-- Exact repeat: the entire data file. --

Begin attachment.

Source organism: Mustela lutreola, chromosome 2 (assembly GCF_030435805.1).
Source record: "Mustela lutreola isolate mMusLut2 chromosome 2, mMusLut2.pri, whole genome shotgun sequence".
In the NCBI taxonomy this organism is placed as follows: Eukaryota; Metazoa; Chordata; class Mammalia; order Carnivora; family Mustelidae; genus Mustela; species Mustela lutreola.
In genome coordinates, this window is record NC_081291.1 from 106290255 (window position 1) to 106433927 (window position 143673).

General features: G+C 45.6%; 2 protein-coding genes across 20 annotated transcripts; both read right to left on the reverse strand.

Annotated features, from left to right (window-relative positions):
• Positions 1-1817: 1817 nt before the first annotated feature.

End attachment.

Source organism: Mustela lutreola, chromosome 2 (assembly GCF_030435805.1).
Source record: "Mustela lutreola isolate mMusLut2 chromosome 2, mMusLut2.pri, whole genome shotgun sequence".
In the NCBI taxonomy this organism is placed as follows: Eukaryota; Metazoa; Chordata; class Mammalia; order Carnivora; family Mustelidae; genus Mustela; species Mustela lutreola.
In genome coordinates, this window is record NC_081291.1 from 106290255 (window position 1) to 106433927 (window position 143673).

General features: G+C 45.6%; 2 protein-coding genes across 20 annotated transcripts; both read right to left on the reverse strand.

Annotated features, from left to right (window-relative positions):
• Positions 1-1817: 1817 nt before the first annotated feature.